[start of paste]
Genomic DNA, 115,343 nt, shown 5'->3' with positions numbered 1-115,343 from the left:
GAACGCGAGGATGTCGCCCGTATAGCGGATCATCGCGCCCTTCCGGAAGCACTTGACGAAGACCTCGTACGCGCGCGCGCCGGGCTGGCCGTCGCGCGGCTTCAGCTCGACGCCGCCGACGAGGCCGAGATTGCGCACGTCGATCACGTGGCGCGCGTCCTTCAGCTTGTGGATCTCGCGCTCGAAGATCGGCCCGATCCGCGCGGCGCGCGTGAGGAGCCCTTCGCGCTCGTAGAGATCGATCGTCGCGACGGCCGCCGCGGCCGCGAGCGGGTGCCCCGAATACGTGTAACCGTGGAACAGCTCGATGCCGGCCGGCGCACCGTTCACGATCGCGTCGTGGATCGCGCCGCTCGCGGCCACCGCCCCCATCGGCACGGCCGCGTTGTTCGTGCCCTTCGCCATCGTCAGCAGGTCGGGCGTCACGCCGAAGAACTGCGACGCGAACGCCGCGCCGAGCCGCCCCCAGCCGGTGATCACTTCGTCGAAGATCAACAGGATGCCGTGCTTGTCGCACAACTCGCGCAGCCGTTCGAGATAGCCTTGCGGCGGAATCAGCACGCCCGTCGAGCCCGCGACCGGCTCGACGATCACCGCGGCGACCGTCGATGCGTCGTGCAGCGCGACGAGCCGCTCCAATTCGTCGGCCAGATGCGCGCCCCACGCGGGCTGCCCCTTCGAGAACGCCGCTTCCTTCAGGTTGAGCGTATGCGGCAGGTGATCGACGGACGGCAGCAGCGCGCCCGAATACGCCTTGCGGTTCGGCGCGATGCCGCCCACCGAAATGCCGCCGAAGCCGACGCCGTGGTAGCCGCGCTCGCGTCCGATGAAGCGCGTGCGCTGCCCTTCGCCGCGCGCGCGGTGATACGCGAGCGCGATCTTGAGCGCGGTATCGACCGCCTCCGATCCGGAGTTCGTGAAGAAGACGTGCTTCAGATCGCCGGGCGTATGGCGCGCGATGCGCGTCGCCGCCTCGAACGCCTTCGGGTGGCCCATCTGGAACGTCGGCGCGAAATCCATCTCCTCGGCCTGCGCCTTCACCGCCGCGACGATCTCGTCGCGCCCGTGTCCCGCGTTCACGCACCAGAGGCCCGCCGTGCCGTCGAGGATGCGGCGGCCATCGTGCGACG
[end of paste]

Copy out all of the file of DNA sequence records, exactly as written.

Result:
Genomic DNA, 115,343 nt, shown 5'->3' with positions numbered 1-115,343 from the left:
GAACGCGAGGATGTCGCCCGTATAGCGGATCATCGCGCCCTTCCGGAAGCACTTGACGAAGACCTCGTACGCGCGCGCGCCGGGCTGGCCGTCGCGCGGCTTCAGCTCGACGCCGCCGACGAGGCCGAGATTGCGCACGTCGATCACGTGGCGCGCGTCCTTCAGCTTGTGGATCTCGCGCTCGAAGATCGGCCCGATCCGCGCGGCGCGCGTGAGGAGCCCTTCGCGCTCGTAGAGATCGATCGTCGCGACGGCCGCCGCGGCCGCGAGCGGGTGCCCCGAATACGTGTAACCGTGGAACAGCTCGATGCCGGCCGGCGCACCGTTCACGATCGCGTCGTGGATCGCGCCGCTCGCGGCCACCGCCCCCATCGGCACGGCCGCGTTGTTCGTGCCCTTCGCCATCGTCAGCAGGTCGGGCGTCACGCCGAAGAACTGCGACGCGAACGCCGCGCCGAGCCGCCCCCAGCCGGTGATCACTTCGTCGAAGATCAACAGGATGCCGTGCTTGTCGCACAACTCGCGCAGCCGTTCGAGATAGCCTTGCGGCGGAATCAGCACGCCCGTCGAGCCCGCGACCGGCTCGACGATCACCGCGGCGACCGTCGATGCGTCGTGCAGCGCGACGAGCCGCTCCAATTCGTCGGCCAGATGCGCGCCCCACGCGGGCTGCCCCTTCGAGAACGCCGCTTCCTTCAGGTTGAGCGTATGCGGCAGGTGATCGACGGACGGCAGCAGCGCGCCCGAATACGCCTTGCGGTTCGGCGCGATGCCGCCCACCGAAATGCCGCCGAAGCCGACGCCGTGGTAGCCGCGCTCGCGTCCGATGAAGCGCGTGCGCTGCCCTTCGCCGCGCGCGCGGTGATACGCGAGCGCGATCTTGAGCGCGGTATCGACCGCCTCCGATCCGGAGTTCGTGAAGAAGACGTGCTTCAGATCGCCGGGCGTATGGCGCGCGATGCGCGTCGCCGCCTCGAACGCCTTCGGGTGGCCCATCTGGAACGTCGGCGCGAAATCCATCTCCTCGGCCTGCGCCTTCACCGCCGCGACGATCTCGTCGCGCCCGTGTCCCGCGTTCACGCACCAGAGGCCCGCCGTGCCGTCGAGGATGCGGCGGCCATCGTGCGACG